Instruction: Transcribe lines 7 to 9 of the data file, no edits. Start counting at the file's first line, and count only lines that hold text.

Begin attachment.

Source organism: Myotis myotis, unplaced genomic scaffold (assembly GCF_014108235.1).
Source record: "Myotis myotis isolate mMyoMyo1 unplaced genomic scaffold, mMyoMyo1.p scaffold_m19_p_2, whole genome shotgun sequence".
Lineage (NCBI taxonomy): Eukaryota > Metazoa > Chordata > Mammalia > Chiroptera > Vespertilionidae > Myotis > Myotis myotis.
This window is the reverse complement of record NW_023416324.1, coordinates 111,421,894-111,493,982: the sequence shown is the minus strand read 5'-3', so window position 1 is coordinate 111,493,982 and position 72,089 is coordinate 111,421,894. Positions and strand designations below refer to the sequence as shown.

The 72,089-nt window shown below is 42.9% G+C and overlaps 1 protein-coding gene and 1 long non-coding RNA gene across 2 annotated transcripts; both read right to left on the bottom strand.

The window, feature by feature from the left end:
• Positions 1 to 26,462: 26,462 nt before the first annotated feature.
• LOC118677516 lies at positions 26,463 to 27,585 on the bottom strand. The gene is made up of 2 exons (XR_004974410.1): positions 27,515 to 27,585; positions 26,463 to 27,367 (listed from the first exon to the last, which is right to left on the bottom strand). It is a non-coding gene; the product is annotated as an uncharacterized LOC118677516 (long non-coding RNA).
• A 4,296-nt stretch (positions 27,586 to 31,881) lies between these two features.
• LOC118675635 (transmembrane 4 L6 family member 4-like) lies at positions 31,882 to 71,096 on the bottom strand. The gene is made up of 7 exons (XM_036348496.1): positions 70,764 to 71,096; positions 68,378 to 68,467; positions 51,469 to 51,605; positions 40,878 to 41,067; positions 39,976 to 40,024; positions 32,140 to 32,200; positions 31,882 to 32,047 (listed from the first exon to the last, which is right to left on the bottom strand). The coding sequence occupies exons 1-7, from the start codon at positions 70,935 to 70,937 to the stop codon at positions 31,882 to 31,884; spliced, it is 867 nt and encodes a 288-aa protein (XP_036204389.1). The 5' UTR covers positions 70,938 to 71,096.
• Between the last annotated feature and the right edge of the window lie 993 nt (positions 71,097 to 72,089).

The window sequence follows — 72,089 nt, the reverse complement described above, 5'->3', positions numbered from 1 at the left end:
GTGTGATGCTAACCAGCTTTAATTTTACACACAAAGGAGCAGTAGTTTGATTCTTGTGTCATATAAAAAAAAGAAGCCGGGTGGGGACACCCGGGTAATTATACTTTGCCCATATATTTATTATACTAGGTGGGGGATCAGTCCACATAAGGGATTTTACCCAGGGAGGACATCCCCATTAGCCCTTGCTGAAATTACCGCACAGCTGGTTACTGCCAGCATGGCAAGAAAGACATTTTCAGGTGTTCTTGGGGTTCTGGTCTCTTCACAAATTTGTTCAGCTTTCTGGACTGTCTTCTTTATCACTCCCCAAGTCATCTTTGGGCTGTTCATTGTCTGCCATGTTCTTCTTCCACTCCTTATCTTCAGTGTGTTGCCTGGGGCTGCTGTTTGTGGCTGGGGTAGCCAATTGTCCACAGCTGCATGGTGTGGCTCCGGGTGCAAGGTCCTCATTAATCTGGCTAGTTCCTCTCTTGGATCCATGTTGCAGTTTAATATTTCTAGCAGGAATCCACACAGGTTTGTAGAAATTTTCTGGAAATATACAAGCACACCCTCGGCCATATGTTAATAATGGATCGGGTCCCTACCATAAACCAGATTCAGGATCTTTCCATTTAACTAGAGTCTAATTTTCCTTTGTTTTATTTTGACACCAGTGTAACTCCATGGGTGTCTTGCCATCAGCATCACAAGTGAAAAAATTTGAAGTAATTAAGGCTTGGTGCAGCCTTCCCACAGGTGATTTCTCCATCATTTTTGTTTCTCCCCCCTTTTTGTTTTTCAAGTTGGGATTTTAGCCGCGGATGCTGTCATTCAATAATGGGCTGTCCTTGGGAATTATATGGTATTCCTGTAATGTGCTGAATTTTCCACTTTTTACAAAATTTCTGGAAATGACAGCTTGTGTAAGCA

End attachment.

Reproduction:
• Positions 1 to 26,462: 26,462 nt before the first annotated feature.
• LOC118677516 lies at positions 26,463 to 27,585 on the bottom strand. The gene is made up of 2 exons (XR_004974410.1): positions 27,515 to 27,585; positions 26,463 to 27,367 (listed from the first exon to the last, which is right to left on the bottom strand). It is a non-coding gene; the product is annotated as an uncharacterized LOC118677516 (long non-coding RNA).
• A 4,296-nt stretch (positions 27,586 to 31,881) lies between these two features.